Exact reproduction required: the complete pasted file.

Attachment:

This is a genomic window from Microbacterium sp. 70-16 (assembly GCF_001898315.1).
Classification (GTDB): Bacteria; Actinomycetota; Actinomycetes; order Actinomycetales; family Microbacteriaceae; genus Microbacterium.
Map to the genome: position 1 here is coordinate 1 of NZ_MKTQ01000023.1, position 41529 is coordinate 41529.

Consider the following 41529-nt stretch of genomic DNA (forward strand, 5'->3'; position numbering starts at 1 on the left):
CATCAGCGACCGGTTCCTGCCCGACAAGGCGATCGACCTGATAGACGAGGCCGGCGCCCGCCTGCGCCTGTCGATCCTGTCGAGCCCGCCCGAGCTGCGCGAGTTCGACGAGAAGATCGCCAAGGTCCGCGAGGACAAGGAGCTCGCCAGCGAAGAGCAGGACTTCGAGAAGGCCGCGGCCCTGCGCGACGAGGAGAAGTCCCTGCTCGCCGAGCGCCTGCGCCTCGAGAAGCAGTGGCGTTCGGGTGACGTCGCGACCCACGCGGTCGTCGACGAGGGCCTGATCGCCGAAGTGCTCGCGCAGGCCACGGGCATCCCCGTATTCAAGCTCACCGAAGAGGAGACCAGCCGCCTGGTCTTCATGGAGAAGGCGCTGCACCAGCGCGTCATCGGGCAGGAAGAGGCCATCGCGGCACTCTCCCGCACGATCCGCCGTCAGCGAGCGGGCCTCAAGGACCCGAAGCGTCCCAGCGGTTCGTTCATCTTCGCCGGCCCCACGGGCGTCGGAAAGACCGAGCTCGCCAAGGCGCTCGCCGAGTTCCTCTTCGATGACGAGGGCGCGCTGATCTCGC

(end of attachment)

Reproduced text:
This is a genomic window from Microbacterium sp. 70-16 (assembly GCF_001898315.1).
Classification (GTDB): Bacteria; Actinomycetota; Actinomycetes; order Actinomycetales; family Microbacteriaceae; genus Microbacterium.
Map to the genome: position 1 here is coordinate 1 of NZ_MKTQ01000023.1, position 41529 is coordinate 41529.

Consider the following 41529-nt stretch of genomic DNA (forward strand, 5'->3'; position numbering starts at 1 on the left):
CATCAGCGACCGGTTCCTGCCCGACAAGGCGATCGACCTGATAGACGAGGCCGGCGCCCGCCTGCGCCTGTCGATCCTGTCGAGCCCGCCCGAGCTGCGCGAGTTCGACGAGAAGATCGCCAAGGTCCGCGAGGACAAGGAGCTCGCCAGCGAAGAGCAGGACTTCGAGAAGGCCGCGGCCCTGCGCGACGAGGAGAAGTCCCTGCTCGCCGAGCGCCTGCGCCTCGAGAAGCAGTGGCGTTCGGGTGACGTCGCGACCCACGCGGTCGTCGACGAGGGCCTGATCGCCGAAGTGCTCGCGCAGGCCACGGGCATCCCCGTATTCAAGCTCACCGAAGAGGAGACCAGCCGCCTGGTCTTCATGGAGAAGGCGCTGCACCAGCGCGTCATCGGGCAGGAAGAGGCCATCGCGGCACTCTCCCGCACGATCCGCCGTCAGCGAGCGGGCCTCAAGGACCCGAAGCGTCCCAGCGGTTCGTTCATCTTCGCCGGCCCCACGGGCGTCGGAAAGACCGAGCTCGCCAAGGCGCTCGCCGAGTTCCTCTTCGATGACGAGGGCGCGCTGATCTCGC